Mother plant nutrition – Also, ensure the source plant is well-fertilized preferably a week before you harvest your cuttings. The cuttings will need enough food reserve to root and shoot into beautiful young plants.
If you want to learn more, we have a complete beginner’s guide to pothos plant care.
How to Make the Propagation Cuttings
Once you’ve tipped the scales of success in your favor by selecting a healthy source plant, it’s time to make your cuttings.
Remember, it’s possible to propagate pothos from both leaves and stems without leaves. As long as the internodes look healthy, a leafless vine could still be used.
To make the cuttings, cut the vine one centimeter below and above the leaf (as shown in the picture above). If your vines don’t have the leaves, then it should be 1cm above and below the node. Repeat, until you have several cuttings.
It is advisable to only use medium-aged leaves. Leave out the older and younger shoot.
How to Propagate Pothos in Water and Soil
You can easily propagate a large number of pothos plants simply by taking stem cuttings and rooting them in water or suitable potting soil.
If you’re a beginner or just want to learn how to propagate pothos at home, it’s probably best to do it in water instead of the soil. This is because it’s the easiest of the two options and the success rate is quite high.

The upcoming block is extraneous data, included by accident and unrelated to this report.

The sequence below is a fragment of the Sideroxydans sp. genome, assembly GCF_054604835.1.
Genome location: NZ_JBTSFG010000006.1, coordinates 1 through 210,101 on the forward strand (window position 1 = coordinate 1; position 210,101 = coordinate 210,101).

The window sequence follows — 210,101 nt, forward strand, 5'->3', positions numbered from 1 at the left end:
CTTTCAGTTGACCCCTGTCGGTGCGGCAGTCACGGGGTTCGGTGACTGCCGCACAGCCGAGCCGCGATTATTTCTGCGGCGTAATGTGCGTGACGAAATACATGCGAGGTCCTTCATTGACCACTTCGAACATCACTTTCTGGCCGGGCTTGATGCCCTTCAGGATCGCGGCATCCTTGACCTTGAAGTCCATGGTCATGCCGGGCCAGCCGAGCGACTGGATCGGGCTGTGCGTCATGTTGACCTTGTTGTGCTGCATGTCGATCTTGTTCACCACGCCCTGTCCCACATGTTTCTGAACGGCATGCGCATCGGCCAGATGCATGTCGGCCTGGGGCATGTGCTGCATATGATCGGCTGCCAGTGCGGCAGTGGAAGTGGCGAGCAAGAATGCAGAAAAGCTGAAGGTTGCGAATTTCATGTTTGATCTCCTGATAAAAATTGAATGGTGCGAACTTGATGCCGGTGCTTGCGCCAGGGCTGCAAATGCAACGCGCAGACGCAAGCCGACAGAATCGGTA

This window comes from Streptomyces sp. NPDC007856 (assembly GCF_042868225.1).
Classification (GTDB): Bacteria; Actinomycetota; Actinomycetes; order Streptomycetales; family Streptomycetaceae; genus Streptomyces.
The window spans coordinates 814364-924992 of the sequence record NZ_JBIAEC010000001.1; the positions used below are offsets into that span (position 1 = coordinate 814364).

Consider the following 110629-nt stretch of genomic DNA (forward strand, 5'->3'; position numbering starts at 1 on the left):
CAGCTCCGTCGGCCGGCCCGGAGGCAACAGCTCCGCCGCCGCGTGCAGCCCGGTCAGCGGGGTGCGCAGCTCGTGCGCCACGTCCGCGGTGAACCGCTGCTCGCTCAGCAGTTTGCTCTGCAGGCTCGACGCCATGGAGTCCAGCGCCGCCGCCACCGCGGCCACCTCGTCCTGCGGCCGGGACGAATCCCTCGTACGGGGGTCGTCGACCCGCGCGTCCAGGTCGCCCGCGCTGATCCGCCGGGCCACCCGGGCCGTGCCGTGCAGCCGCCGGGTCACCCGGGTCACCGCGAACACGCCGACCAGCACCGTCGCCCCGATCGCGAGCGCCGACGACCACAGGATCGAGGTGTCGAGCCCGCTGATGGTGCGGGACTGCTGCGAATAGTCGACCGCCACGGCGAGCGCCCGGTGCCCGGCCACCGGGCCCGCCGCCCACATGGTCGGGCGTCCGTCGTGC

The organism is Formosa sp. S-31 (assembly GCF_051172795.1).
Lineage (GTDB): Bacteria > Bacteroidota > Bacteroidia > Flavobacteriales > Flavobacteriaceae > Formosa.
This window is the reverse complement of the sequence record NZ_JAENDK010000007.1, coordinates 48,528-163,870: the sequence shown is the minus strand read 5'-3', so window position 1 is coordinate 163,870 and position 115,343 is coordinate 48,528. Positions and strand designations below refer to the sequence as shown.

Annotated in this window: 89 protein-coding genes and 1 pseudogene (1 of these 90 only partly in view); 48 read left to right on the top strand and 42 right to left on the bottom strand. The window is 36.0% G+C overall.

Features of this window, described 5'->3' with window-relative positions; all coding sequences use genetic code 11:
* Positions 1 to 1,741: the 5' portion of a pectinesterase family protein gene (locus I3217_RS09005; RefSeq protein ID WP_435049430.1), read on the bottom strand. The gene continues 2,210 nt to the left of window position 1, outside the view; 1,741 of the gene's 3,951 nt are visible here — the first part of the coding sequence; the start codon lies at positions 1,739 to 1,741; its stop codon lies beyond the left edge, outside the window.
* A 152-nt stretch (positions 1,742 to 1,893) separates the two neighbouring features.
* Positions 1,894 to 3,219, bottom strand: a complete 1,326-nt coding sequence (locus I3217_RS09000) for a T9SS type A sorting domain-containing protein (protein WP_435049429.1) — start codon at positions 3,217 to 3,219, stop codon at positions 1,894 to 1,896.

Root the cuttings in a glass full of clean water and make sure to change the water frequently and transfer the seedlings into a pot after the roots emerge. We’ll discuss how to transplant pothos from water into the soil towards the end of this article.
However, propagating pothos in water has its fair share of drawbacks. For instance, it’s much tedious to it on a large scale since you have to keep checking your water pH and changing it frequently.
In such cases, it’s better to propagate your pothos in the recommended potting soil.
All the same, whether you wish to propagate in water or into the soil is a matter of preference and no hard rules on which is better than the other. Whichever option you choose, make sure the rooting environment is conducive for rooting to take place.
The pothos rooting environment
At the beginning of this post, we discussed pre-conditions for the mother plant that guarantees rooting vigor. But now, you’ve already made the cuttings and propagated them. The next thing we need to address is the rooting environmental factors for your propagated cuttings.
Let’s check them out:
- Don’t allow the cuttings to wilt – this especially important if you’ve propagated your cuttings in the soil. To prevent your cuttings from wilting cool them by misting frequently. However, take care not to overdo the misting. Too much mist will cause a drastic temperature drop. Instead use short mist-intervals and only when the weather is warm.
- Where possible heat the root zone. Alternatively, cover the cuttings with plastic to conserve acceptable temperature levels around the root area.